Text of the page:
In the January 24 post we talked about what it takes to have your company values really be alive, have them be expressed in people’s actual behaviours. I promised that I would say more about the four areas to attend to in managing the creation and maintenance of a values-based culture, namely:
STRUCTURES: Such as meetings/agendas/emails/schedules etc.
PROCESSES/SYSTEMS: Such as performance management process/CRM/On boarding etc.
AGREEMENTS: Formal (such as contracts) and informal (everyday promises and requests).
STRATEGIC AREAS OF FOCUS: Areas that if focused upon will enhance the organisation’s capacity to operate true to its values.
To have your company’s values be powerfully in existence requires rigorous management and reinforcement on the part of you and your fellow leaders until the foundation of your organisation’s culture is it’s values. As a leader you create the culture of your organization, period.
Supporting that management and reinforcement, both from an individual and organisational perspective, is what these four areas are about. In this post we’ll look at the first two – STRUCTURES and PROCESSES.
I will start with bringing clarity to what I mean by structures by looking at the definition of processes and systems. A process or system can be defined as ‘a systematic series of actions directed to some end; a continuous action, operation, or series of changes taking place in a definite manner’. Large organisations need many processes, and those processes often need to be adapted over time as the business changes. Many processes are developed from a requirement for compliance and order; but they could also be designed from supporting the company’s values. One very large global Australian company has a value of Simplicity. When they started to rigorously look at the processes in their organisation from that value what they saw was that simplicity was definitely missing! As a consequence of redesigning their processes to be consistent with Simplicity they are transforming their organisation.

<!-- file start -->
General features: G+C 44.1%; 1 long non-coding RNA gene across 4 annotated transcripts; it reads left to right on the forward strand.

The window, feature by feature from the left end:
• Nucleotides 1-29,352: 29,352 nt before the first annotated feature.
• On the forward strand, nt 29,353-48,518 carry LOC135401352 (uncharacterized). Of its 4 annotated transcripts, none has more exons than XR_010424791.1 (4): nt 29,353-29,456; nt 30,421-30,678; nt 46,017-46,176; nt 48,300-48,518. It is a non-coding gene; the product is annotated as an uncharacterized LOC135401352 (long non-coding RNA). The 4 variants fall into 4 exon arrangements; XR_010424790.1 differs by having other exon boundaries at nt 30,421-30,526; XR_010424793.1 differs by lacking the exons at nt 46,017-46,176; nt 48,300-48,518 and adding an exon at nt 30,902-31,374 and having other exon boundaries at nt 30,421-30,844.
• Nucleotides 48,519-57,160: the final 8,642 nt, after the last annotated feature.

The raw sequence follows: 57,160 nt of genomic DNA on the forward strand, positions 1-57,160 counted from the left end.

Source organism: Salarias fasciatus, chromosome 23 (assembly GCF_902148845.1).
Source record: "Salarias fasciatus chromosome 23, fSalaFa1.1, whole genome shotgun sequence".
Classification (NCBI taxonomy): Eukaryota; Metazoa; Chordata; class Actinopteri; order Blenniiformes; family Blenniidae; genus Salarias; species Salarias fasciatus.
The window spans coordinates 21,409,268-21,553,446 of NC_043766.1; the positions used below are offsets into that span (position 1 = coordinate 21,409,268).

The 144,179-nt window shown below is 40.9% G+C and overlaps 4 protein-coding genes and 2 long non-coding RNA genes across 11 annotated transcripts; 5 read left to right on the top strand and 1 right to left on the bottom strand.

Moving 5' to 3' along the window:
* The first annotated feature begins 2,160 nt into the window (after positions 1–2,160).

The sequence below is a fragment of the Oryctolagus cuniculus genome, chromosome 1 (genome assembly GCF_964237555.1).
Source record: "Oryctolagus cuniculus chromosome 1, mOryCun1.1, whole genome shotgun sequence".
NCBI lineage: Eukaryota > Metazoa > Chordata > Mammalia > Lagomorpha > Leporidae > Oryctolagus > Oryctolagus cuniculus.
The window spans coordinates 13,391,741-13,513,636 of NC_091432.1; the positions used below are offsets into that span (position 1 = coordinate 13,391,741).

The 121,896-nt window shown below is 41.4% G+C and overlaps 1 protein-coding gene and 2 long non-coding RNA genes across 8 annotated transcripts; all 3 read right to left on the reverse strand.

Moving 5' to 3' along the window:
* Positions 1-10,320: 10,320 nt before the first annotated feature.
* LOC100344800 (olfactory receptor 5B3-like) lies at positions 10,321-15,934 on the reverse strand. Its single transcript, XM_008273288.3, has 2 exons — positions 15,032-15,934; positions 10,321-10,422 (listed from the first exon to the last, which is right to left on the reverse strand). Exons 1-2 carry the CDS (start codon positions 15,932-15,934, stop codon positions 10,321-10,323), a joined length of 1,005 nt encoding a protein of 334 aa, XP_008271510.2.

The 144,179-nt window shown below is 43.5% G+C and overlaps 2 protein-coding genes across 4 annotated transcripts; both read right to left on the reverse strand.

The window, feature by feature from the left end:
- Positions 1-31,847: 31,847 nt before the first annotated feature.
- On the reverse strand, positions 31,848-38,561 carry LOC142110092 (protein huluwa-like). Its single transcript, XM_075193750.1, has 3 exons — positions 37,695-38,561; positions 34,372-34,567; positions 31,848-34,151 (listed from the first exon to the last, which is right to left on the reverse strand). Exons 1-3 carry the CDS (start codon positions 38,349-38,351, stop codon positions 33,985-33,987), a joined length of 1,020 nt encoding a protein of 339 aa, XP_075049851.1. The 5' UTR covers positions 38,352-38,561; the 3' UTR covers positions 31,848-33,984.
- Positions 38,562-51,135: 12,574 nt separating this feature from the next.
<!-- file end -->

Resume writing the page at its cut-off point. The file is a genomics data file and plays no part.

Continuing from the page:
So what I don’t mean by Structures is a series of activities that are strung together in a systematic way to deliver on some final output like the process used for invoicing, payroll or hiring people etc. What I do mean is the structures that people use to manage the multitude of commitments, conversations and activities they have. Those kinds of structures include meetings, agendas for those meetings, minutes from meetings, email, electronic and paper scheduling and diarising tools, task lists, files, reading materials, reports, letters, memos, checklists, training activities and programmes, coaching etc.
These structures are, in the main, things we are using or interacting with frequently and are therefore goldmines for managing the existence our company values – both as an individual and a company.
From a corporate perspective, a communications team can be used to review the standard communications materials that the company uses to establish whether or not they reflect and empower the corporate values. This goes beyond mere branding to looking at whether forms, agendas, strategy templates and reports etc. are designed in a way that promotes, for example, values such as collaboration, simplicity, accountability or integrity.
From an individual perspective, as a leader in the organisation, you want to be be looking at your structures to see whether what you are using and how your are using them reflects the company’s values and supports you in living true to them. For example, are you preparing an agenda looking from the values or just doing what you have always done? If you look at an agenda as an opportunity to engage with a group of colleagues or reports in a way that would truly reflect the values, what would you include in that agenda that you have never included? Do you use your schedule to ensure that you are being fully responsible for everything that you need to manage or only as a place to store appointments? Do your emails reflect your values, have you fully considered the impact on others of what your are writing or are you unconsciously emptying your mind or responding quickly without consideration? Do you have a coach? Are you using the coaching to develop your capacity to authentically live the company’s values?
Your structures and how you use them say a lot to others about who you are, particularly they say a lot about your authenticity with respect to your company values. When you put a regular meeting in place but keep moving it because of circumstances with little or no explanation, you are communicating something to others.
Is what you are communicating with your structures consistent with your company’s values and are your company’s processes a demonstration of those values?